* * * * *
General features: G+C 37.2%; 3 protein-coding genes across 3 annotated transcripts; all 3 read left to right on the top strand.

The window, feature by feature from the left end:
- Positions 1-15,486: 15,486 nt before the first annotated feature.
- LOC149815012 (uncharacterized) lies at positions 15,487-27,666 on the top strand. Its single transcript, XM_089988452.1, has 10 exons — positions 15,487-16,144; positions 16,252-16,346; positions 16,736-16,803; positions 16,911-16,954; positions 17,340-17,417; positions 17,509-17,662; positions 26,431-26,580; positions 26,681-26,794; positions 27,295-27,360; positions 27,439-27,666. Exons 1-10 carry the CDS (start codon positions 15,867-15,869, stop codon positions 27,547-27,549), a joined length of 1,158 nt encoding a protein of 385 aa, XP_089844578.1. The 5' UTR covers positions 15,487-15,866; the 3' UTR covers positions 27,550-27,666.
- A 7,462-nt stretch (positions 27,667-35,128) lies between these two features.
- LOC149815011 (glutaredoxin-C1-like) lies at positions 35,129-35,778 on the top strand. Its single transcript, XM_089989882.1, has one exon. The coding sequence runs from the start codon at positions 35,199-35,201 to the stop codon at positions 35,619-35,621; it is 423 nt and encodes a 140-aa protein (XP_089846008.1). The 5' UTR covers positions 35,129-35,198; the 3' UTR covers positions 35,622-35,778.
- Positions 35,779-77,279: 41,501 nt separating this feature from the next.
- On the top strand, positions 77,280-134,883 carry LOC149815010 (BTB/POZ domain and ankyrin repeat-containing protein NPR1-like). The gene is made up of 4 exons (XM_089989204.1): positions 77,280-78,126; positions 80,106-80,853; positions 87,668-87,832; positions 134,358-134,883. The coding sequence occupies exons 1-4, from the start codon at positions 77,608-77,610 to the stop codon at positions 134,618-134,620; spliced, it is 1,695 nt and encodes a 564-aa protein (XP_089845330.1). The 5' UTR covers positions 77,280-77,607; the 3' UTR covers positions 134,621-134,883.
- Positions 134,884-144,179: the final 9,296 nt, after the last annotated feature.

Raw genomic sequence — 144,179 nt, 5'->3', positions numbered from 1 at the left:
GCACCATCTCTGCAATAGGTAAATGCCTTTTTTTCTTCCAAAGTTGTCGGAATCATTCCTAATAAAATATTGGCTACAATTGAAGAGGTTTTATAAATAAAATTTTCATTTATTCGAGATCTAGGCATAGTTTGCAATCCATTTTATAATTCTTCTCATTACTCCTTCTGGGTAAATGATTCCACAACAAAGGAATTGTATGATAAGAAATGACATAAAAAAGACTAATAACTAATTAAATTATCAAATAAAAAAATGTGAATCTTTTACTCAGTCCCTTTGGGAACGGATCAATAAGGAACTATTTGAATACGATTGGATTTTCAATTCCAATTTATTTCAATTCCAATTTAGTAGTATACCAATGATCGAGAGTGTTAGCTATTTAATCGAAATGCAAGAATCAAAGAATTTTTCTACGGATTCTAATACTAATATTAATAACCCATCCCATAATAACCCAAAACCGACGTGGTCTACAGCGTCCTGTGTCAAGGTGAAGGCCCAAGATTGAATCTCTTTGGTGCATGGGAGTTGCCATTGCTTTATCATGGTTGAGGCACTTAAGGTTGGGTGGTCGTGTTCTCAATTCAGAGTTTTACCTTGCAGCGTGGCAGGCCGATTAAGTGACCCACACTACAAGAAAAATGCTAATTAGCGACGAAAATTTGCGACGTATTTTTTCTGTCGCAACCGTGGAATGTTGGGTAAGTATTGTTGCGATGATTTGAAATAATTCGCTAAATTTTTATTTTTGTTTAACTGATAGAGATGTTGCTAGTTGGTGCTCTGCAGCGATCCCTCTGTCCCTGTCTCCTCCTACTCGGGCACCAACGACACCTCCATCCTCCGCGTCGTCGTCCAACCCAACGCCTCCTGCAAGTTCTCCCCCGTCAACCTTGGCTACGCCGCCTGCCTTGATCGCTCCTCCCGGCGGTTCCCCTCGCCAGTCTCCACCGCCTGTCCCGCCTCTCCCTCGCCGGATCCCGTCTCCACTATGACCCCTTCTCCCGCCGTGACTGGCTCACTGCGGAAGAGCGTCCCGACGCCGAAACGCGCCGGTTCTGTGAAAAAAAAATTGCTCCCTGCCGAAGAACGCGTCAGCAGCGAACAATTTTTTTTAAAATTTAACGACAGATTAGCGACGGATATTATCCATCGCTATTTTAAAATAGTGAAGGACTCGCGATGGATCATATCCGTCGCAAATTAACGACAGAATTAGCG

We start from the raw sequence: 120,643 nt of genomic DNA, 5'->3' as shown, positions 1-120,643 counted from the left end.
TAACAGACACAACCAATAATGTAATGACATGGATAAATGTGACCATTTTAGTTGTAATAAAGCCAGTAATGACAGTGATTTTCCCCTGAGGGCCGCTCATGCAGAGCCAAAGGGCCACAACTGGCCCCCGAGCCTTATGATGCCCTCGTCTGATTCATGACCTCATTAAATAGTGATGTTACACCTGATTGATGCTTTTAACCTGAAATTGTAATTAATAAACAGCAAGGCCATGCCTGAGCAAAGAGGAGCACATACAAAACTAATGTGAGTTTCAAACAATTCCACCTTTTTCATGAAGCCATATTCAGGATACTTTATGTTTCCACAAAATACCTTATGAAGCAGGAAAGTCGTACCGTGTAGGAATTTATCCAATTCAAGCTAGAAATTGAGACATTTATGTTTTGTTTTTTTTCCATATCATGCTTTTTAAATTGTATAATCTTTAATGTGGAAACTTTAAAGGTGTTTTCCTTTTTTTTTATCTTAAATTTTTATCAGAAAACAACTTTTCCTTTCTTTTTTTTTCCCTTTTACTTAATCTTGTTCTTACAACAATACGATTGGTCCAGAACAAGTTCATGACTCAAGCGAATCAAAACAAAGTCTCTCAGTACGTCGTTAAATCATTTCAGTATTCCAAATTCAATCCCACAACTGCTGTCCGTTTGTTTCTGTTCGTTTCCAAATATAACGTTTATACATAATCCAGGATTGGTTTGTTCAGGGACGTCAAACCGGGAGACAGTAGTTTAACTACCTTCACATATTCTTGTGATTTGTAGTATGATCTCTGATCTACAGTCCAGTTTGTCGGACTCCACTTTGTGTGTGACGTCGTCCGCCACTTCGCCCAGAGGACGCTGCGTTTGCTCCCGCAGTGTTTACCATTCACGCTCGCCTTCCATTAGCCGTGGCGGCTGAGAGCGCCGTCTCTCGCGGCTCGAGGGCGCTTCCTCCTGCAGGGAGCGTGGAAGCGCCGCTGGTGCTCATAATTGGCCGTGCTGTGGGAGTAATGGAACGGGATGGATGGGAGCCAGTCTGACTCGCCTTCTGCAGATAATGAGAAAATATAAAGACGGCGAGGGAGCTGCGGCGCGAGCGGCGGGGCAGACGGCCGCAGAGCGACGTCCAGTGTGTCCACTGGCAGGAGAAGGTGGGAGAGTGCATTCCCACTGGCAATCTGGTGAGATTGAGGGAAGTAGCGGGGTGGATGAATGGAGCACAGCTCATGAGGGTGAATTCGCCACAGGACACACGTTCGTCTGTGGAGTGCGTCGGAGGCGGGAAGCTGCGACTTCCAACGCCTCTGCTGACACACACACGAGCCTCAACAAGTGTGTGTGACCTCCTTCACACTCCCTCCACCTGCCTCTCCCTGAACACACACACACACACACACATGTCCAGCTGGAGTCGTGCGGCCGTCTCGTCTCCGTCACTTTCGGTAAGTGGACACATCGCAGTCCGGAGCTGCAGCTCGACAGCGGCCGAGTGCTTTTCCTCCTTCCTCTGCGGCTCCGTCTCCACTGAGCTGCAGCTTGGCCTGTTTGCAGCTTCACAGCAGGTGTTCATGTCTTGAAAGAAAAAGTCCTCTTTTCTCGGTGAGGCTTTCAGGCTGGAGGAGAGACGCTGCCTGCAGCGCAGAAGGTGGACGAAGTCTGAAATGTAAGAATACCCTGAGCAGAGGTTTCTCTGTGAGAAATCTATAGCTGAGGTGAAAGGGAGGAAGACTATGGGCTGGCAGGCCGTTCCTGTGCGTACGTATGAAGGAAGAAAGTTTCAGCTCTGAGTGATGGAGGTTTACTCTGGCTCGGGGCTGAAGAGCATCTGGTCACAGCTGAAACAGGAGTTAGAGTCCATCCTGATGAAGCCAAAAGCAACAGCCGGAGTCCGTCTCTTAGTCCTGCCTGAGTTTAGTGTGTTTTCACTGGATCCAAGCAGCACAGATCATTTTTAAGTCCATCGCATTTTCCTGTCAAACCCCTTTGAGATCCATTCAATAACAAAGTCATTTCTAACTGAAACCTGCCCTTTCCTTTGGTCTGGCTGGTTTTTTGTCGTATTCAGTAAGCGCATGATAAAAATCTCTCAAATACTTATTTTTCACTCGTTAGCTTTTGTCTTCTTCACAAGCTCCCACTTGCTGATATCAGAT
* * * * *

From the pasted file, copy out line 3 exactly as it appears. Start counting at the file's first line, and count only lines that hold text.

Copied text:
- Positions 1-15,486: 15,486 nt before the first annotated feature.